“I blame him for what happened to all of us. You don’t know what it was like… You sat home and watched the war on cable TV like it was a damn video game. You have no idea about the guys that died. About the blood… the sand. What it feels like when a hit comes. Thing is, you just don’t care, do you? You got your crude oil. Just change that station, right? Killer got his prime time. LC got his fancy little medals. Now, take a good look at me, WHAT DID I GET?! Nobody knows how I feel. They took my life away.” – Leonard Trimble
Our heroes look into the case of a suicidal Army officer at a VA hospital in Maryland. Little do they know about the mysterious goings-on there…
Max: If “2Shy” delved into issues that were at the very time very new (internet dating), then “The Walk” goes back to those around for decades, namely the effects of war on those who waged it, and the reinsertion of these individuals back into civilian life after the conflict.
Mulder and Scully come to the hospital after learning of reports of a suicidal officer who claims a ghost or spirit will not let him die. Lt. Col. Stans shares with the agents his despondence at being unable to save his wife and children in a house fire, and lets on he thinks it is this same apparition that caused their deaths. The controlling officer of the hospital, General Thomas Callahan, is rather upset that a bunch of “low-level” civilian agents are conducting an investigation of the hospital’s affairs. However, after the death of his assistant in the hospital’s pool, he is resigned to let our intrepid agents to carry it out.
What follows is a cat-and-mouse game, when Mulder surmises that a quadruple amputee named Leonard “Rappo” Trimble has acquired the ability of astral projection, leaving his body to exact vengeance on those he believed put him in his current condition in the Gulf War. His body count is high, as he dispatches everyone from Callahan’s wife and child to hospital mailman Quinton Freely, who had been helping him as an unwitting accomplice in his astral excursions.
The episode does a good job at developing Trimble’s trauma, and the way he covers for his deep reservoirs of pain with wisecracks and sarcasm. For him, he thinks he was just used and tossed aside when he wasn’t of any use to the Army anymore. He rebuffs any attempt by others to understand his pain, a self-imposed isolation that only serves to amplify his resentment and rage.
In the end, he is put down when Stans suffocates his physical body while his astral form is hellbent on killing both Callahan and Mulder who arrives at the hospital to protect him. But the damage is done, and Trimble succeeds if only in the manner that he brought a little bit of battlefield hell back to the homefront. And in an age when the majority of Americans only know war from the extreme remove of television footage, we can only imagine and barely conceive what soldiers like Trimble endured.
Radhika: “The Walk” isn’t The X-Files’ first attempt to provide some commentary on war. Episodes like season two’s “Sleepless,” and heck, even season one’s “Deep Throat,” all have their moments where they tackle the subject. Rather unsurprising if you think about it — “The Walk” aired in 1995, four years after the Gulf War ended.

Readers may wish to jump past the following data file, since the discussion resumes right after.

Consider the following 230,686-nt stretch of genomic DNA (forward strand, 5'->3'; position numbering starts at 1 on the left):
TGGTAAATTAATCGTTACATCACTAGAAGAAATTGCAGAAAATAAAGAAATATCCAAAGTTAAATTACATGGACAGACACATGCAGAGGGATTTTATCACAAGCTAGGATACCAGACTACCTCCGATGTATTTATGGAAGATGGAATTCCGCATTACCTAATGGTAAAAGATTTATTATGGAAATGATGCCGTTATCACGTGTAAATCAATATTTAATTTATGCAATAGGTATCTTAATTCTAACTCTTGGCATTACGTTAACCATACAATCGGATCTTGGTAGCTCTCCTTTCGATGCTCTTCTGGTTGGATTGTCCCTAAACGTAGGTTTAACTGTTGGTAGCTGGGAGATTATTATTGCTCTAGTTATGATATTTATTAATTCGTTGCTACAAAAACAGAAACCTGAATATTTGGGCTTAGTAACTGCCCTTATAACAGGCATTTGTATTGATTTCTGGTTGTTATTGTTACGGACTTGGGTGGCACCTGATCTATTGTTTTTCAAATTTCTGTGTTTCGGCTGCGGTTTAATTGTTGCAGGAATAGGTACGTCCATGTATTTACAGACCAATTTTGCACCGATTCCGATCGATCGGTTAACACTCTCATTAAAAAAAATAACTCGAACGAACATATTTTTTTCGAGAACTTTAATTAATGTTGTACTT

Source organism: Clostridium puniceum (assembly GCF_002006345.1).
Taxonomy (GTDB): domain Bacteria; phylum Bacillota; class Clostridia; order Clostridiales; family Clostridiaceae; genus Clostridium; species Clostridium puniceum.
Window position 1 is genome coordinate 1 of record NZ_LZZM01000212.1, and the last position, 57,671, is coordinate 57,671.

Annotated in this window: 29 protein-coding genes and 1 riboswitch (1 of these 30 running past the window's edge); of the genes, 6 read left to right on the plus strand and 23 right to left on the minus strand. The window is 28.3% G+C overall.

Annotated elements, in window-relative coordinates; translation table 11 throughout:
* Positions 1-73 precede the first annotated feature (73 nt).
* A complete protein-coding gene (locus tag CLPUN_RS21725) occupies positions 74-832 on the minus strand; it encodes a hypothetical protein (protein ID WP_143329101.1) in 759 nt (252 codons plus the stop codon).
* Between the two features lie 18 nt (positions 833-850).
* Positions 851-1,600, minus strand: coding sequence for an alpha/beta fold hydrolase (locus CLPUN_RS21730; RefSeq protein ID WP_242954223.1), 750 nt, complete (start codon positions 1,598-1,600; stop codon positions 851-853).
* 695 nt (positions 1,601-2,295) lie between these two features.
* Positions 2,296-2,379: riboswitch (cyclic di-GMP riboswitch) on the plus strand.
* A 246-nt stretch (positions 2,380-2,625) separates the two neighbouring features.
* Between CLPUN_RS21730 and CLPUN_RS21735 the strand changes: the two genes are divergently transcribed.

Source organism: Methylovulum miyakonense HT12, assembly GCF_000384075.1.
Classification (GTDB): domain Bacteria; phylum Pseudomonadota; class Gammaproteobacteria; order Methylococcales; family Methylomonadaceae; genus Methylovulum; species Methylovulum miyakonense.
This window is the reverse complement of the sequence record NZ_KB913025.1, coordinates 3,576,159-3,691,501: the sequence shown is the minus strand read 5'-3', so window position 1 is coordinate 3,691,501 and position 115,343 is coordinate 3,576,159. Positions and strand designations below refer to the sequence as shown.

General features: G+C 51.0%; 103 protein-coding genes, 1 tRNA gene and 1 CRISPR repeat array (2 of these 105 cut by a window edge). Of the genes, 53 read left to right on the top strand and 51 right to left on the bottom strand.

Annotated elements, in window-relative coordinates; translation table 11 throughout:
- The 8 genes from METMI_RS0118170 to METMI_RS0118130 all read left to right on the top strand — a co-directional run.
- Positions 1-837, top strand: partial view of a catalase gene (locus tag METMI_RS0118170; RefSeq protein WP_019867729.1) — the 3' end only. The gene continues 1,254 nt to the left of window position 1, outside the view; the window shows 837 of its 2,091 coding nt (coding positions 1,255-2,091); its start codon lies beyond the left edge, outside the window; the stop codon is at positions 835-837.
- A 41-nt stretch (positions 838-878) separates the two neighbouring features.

In fact, the quote at the top of this post about watching “war on cable TV like it was a damn video game” is probably the quote that stood out the most for me. Incidentally, I was a small child growing up in the Middle East during the time of the Gulf War (though in a peaceful part), and though we probably felt the effects more there than people in the U.S. did … it never quite felt like reality thanks to living in a safe zone. And admittedly, being a small child probably played a huge part in my ignorance, though I did recall seeing American G.I.s on leave in our shopping malls and hearing stories about refugees. Just like everyone in the U.S., we could turn on CNN and see that there was a war on, but it never felt completely real. While war has become increasingly brutal, as weapons grow more sophisticated, it is very easy for those of us fortunate enough to live in peaceful lands to ignore it (unless we have friends or family members entwined in a conflict overseas).
But even though I almost felt a twinge of sympathy when “Rappo” uttered those words, I ultimately couldn’t stand him. After all, it’s a classic case of two wrongs not making a right, which Mulder points out when he says, “So you took [their lives]” in response to Rappo claiming that his life was taken away. Vengeance does not suit our astral-projecting antagonist.
I can applaud John Shiban for giving some war commentary a shot with this episode. But it was also his first script for the series and it shows. Even with the astral projection, it feels like a bit of a retread, as we’ve had plenty of episodes where characters are dealing with revenge and being wronged. So ultimately, while it’s a passable, entertaining hour of television, it’s not the most memorable one for me.
YES, IT’S THAT GUY
Willie Garson – Playing the creepy mailman Quinto Freely, Garson has been a consummate television presence for over two decades. His breakout role was that of Stanford Blatch on Sex And The City (and its two feature films) and later starred in another HBO series, David Milch’s John From Cincinnati. Currently, he can be found playing the coy conman Mozzie on USA’s White Collar.